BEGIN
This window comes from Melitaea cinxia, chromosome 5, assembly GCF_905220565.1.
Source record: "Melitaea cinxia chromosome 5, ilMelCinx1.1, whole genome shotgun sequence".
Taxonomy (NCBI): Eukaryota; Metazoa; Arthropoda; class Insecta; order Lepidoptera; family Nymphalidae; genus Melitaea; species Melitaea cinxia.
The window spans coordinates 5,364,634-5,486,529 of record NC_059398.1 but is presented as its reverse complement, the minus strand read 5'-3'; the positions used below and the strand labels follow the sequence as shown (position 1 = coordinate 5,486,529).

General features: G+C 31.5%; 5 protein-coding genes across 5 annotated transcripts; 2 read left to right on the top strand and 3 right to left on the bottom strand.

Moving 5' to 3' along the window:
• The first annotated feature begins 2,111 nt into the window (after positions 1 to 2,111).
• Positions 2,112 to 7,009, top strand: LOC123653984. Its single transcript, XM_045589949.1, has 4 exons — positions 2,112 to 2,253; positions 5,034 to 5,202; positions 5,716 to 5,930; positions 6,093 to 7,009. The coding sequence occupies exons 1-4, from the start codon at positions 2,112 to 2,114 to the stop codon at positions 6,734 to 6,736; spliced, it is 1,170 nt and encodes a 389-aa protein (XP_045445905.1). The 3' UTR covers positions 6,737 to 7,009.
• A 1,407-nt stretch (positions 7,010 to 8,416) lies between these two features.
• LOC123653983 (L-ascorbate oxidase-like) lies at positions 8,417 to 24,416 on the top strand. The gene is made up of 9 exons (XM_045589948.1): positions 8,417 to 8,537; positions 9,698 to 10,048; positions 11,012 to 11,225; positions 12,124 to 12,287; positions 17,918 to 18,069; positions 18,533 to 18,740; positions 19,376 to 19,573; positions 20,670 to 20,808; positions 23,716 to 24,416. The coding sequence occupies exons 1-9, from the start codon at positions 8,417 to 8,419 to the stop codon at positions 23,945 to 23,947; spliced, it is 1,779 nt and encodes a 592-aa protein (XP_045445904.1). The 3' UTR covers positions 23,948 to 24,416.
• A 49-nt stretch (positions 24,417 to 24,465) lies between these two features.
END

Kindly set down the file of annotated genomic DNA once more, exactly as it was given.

This window comes from Melitaea cinxia, chromosome 5, assembly GCF_905220565.1.
Source record: "Melitaea cinxia chromosome 5, ilMelCinx1.1, whole genome shotgun sequence".
Taxonomy (NCBI): Eukaryota; Metazoa; Arthropoda; class Insecta; order Lepidoptera; family Nymphalidae; genus Melitaea; species Melitaea cinxia.
The window spans coordinates 5,364,634-5,486,529 of record NC_059398.1 but is presented as its reverse complement, the minus strand read 5'-3'; the positions used below and the strand labels follow the sequence as shown (position 1 = coordinate 5,486,529).

General features: G+C 31.5%; 5 protein-coding genes across 5 annotated transcripts; 2 read left to right on the top strand and 3 right to left on the bottom strand.

Moving 5' to 3' along the window:
• The first annotated feature begins 2,111 nt into the window (after positions 1 to 2,111).
• Positions 2,112 to 7,009, top strand: LOC123653984. Its single transcript, XM_045589949.1, has 4 exons — positions 2,112 to 2,253; positions 5,034 to 5,202; positions 5,716 to 5,930; positions 6,093 to 7,009. The coding sequence occupies exons 1-4, from the start codon at positions 2,112 to 2,114 to the stop codon at positions 6,734 to 6,736; spliced, it is 1,170 nt and encodes a 389-aa protein (XP_045445905.1). The 3' UTR covers positions 6,737 to 7,009.
• A 1,407-nt stretch (positions 7,010 to 8,416) lies between these two features.
• LOC123653983 (L-ascorbate oxidase-like) lies at positions 8,417 to 24,416 on the top strand. The gene is made up of 9 exons (XM_045589948.1): positions 8,417 to 8,537; positions 9,698 to 10,048; positions 11,012 to 11,225; positions 12,124 to 12,287; positions 17,918 to 18,069; positions 18,533 to 18,740; positions 19,376 to 19,573; positions 20,670 to 20,808; positions 23,716 to 24,416. The coding sequence occupies exons 1-9, from the start codon at positions 8,417 to 8,419 to the stop codon at positions 23,945 to 23,947; spliced, it is 1,779 nt and encodes a 592-aa protein (XP_045445904.1). The 3' UTR covers positions 23,948 to 24,416.
• A 49-nt stretch (positions 24,417 to 24,465) lies between these two features.